Fragrance Notes

Perfume is described in a musical metaphor as having three 'notes', making the harmonious chord of the scent. The notes unfold over time, with the immediate impression of the top note leading to the deeper middle notes, and the base notes gradually appearing as the final stage. These notes are created carefully with knowledge of the evaporation process of the perfume.

  • Top notes: The scents that are perceived immediately on application of a perfume. Top notes consist of small, light molecules that evaporate quickly: they form a person's initial impression of a perfume and thus are very important in the selling of a perfume. The scents of this note class are usually described as "fresh," "assertive" or "sharp." The compounds that contribute to top notes are strong in scent, very volatile, and evaporate quickly. Citrus and ginger scents are common top notes. Also called the head notes.
  • Middle notes: The scent of a perfume that emerges after the top notes dissipate. The middle note compounds form the "heart" or main body of a perfume and act to mask the often unpleasant initial impression of base notes, which become more pleasant with time. Not surprisingly, the scent of middle note compounds is usually more mellow and "rounded." Scents from this note class appear anywhere from two minutes to one hour after the application of a perfume. Lavender and rose scents are typical middle notes. Also called the heart notes.
  • Base notes: The scent of a perfume that appears after the departure of the middle notes. The base and middle notes together are the main theme of a perfume. Base notes bring depth and solidity to a perfume. Compounds of this class are often the fixatives used to hold and boost the strength of the lighter top and middle notes. Consisting of large, heavy molecules that evaporate slowly, compounds of this class of scents are typically rich and "deep" and are usually not perceived until 30 minutes after the application of the perfume or during the period of perfume dry-down. Some base notes can still be detectable in excess of twenty-four hours after application, particularly the animalic notes.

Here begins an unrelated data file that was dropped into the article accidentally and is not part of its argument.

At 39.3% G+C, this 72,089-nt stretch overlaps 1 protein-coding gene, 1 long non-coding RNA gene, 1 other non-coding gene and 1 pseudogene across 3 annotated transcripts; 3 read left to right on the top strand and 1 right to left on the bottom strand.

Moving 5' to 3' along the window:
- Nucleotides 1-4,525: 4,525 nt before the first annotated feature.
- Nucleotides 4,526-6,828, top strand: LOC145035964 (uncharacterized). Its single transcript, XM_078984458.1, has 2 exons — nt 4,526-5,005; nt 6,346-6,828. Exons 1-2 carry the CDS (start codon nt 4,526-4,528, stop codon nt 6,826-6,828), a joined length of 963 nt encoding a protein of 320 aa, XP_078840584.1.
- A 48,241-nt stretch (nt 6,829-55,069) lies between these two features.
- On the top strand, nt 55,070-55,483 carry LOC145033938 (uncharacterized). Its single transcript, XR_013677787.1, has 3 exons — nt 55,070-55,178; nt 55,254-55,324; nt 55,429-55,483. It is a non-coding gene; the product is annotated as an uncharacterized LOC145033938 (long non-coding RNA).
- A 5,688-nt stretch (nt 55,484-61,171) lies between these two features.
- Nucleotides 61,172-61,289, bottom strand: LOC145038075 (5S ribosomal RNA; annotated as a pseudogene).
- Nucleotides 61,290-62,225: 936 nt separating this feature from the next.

Fragrant extracts

Although fragrant extracts are known to the general public as the generic term "essential oils", a more specific language is used in the fragrance industry to describe the source, purity, and technique used to obtain a particular fragrant extract.Of these extracts, only absolutes, essential oils, and tinctures are directly used to formulate perfumes.

  • Absolute: Fragrant materials that are purified from a pommade or concrete by soaking them in ethanol. By using a slightly hydrophilic compound such as ethanol, most of the fragrant compounds from the waxy source materials can be extracted without dissolving any of the fragrantless waxy molecules. Absolutes are usually found in the form of an oily liquid.
  • Concrete: Fragrant materials that have been extracted from raw materials through solvent extraction using volatile hydrocarbons. Concretes usually contain a large amount of wax due to the ease in which the solvents dissolve various hydrophobic compounds. As such concretes are usually further purified through distillation or ethanol based solvent extraction. Concretes are typically either waxy or resinous solids or thick oily liquids.
  • Essential oil: Fragrant materials that have been extracted from a source material directly through distillation or expression and obtained in the form of an oily liquid. Oils extracted through expression are sometimes called expression oils.
  • Pomade: A fragrant mass of solid fat created from the enfleurage process, in which odorous compounds in raw materials are adsorbed into animal fats. Pommades are found in the form of an oily and sticky solid.
  • Tincture: Fragrant materials produced by directly soaking and infusing raw materials in ethanol. Tinctures are typically thin liquids.

Composing perfumes